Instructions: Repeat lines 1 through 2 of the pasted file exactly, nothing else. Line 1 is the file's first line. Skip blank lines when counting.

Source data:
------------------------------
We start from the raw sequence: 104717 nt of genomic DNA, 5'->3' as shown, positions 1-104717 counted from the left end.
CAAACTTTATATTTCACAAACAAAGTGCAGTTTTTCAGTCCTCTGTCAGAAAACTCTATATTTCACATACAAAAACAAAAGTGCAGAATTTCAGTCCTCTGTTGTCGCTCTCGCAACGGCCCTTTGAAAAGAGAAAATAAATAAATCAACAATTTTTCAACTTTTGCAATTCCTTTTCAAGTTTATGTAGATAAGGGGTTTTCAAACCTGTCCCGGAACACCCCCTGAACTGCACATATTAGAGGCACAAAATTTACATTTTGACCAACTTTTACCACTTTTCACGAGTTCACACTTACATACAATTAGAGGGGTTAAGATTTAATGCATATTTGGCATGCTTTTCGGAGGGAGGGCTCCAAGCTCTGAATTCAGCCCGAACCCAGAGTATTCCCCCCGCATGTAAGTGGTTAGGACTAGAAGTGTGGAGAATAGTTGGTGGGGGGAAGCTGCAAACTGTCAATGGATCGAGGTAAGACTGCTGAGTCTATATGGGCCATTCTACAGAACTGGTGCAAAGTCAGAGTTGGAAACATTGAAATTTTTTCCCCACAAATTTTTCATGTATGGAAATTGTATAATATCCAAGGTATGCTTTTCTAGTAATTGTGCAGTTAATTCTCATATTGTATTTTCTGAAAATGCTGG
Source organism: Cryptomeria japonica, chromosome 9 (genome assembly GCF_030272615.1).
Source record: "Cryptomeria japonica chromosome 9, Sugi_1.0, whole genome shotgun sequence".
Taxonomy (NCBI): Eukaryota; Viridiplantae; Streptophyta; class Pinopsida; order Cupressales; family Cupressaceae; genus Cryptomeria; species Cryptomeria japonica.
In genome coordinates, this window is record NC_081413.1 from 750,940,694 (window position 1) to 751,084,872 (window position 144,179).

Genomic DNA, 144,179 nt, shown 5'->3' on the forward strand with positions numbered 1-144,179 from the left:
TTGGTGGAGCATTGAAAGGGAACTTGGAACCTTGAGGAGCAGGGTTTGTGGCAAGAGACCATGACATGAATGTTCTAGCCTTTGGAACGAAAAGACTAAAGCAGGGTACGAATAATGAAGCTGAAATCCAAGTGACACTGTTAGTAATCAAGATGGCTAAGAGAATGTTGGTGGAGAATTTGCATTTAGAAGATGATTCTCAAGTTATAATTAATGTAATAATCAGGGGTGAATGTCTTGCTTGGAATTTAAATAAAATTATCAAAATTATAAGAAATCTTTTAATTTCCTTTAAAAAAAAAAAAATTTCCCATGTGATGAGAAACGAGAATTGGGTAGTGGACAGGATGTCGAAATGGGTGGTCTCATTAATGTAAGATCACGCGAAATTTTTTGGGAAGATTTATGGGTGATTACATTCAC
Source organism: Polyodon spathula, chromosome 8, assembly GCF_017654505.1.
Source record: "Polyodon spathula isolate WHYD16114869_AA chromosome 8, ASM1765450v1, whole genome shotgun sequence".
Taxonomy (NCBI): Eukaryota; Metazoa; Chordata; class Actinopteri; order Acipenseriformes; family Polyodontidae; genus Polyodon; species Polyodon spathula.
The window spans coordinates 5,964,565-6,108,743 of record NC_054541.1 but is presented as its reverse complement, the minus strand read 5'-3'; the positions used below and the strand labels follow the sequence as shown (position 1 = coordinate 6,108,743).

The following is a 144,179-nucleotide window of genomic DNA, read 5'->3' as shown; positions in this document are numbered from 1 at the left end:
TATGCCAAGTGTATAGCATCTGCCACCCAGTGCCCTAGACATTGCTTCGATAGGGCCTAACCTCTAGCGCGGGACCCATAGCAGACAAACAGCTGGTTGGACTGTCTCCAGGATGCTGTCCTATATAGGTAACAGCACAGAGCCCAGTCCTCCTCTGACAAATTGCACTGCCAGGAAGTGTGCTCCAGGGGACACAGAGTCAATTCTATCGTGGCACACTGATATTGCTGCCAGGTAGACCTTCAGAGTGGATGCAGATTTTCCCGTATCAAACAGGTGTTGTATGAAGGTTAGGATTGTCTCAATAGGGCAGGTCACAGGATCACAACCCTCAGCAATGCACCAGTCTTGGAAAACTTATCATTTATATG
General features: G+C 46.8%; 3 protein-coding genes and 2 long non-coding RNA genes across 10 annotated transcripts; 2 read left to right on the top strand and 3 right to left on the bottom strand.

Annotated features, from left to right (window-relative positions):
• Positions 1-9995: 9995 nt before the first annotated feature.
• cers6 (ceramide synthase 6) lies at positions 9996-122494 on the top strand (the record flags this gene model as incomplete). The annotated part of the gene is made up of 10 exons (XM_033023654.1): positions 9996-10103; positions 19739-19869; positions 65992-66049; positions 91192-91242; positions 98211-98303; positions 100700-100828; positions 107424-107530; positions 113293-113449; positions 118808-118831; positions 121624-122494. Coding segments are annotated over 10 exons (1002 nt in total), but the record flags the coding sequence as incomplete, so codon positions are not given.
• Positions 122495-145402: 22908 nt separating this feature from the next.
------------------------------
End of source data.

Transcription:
We start from the raw sequence: 104717 nt of genomic DNA, 5'->3' as shown, positions 1-104717 counted from the left end.
CAAACTTTATATTTCACAAACAAAGTGCAGTTTTTCAGTCCTCTGTCAGAAAACTCTATATTTCACATACAAAAACAAAAGTGCAGAATTTCAGTCCTCTGTTGTCGCTCTCGCAACGGCCCTTTGAAAAGAGAAAATAAATAAATCAACAATTTTTCAACTTTTGCAATTCCTTTTCAAGTTTATGTAGATAAGGGGTTTTCAAACCTGTCCCGGAACACCCCCTGAACTGCACATATTAGAGGCACAAAATTTACATTTTGACCAACTTTTACCACTTTTCACGAGTTCACACTTACATACAATTAGAGGGGTTAAGATTTAATGCATATTTGGCATGCTTTTCGGAGGGAGGGCTCCAAGCTCTGAATTCAGCCCGAACCCAGAGTATTCCCCCCGCATGTAAGTGGTTAGGACTAGAAGTGTGGAGAATAGTTGGTGGGGGGAAGCTGCAAACTGTCAATGGATCGAGGTAAGACTGCTGAGTCTATATGGGCCATTCTACAGAACTGGTGCAAAGTCAGAGTTGGAAACATTGAAATTTTTTCCCCACAAATTTTTCATGTATGGAAATTGTATAATATCCAAGGTATGCTTTTCTAGTAATTGTGCAGTTAATTCTCATATTGTATTTTCTGAAAATGCTGG